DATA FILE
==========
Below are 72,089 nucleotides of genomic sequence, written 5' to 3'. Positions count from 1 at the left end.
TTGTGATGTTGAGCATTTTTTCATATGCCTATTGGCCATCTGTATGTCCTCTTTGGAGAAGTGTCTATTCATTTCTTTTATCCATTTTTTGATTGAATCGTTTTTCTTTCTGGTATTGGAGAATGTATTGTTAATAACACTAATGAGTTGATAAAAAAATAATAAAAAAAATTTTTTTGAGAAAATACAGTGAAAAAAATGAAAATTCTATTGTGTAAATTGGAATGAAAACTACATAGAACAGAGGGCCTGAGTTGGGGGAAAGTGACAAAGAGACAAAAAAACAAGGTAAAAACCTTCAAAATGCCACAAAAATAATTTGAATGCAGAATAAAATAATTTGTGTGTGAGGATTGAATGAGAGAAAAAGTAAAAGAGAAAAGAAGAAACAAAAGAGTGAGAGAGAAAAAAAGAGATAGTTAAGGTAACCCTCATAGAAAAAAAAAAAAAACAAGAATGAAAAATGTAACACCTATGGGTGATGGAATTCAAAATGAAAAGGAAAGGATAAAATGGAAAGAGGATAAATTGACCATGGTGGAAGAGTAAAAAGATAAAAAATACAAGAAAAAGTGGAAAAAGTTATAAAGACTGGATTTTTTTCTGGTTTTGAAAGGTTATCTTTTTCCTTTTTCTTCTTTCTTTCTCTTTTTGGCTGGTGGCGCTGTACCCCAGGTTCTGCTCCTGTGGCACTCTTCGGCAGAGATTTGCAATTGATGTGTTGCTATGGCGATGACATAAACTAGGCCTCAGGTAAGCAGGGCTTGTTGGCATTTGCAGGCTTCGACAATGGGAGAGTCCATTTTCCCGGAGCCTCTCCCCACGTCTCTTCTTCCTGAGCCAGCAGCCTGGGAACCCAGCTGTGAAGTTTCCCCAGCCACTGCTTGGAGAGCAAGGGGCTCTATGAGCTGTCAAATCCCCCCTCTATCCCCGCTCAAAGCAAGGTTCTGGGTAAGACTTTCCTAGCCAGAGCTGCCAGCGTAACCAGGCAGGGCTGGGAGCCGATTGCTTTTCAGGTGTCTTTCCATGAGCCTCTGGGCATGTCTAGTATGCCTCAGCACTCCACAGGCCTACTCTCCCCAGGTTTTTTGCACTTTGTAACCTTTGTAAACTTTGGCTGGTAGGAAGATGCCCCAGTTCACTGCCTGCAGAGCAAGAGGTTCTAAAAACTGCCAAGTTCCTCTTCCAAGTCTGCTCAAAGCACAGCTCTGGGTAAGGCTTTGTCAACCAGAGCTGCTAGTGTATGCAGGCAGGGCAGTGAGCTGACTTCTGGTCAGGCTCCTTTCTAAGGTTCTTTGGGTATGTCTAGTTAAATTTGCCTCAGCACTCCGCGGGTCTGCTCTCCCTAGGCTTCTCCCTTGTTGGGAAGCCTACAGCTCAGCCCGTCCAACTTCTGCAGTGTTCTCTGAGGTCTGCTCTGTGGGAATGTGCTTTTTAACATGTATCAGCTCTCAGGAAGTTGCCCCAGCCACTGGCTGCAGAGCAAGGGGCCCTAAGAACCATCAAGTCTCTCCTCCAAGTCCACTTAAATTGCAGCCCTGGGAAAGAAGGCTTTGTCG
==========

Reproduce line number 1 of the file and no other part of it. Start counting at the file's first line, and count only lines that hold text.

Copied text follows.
Below are 72,089 nucleotides of genomic sequence, written 5' to 3'. Positions count from 1 at the left end.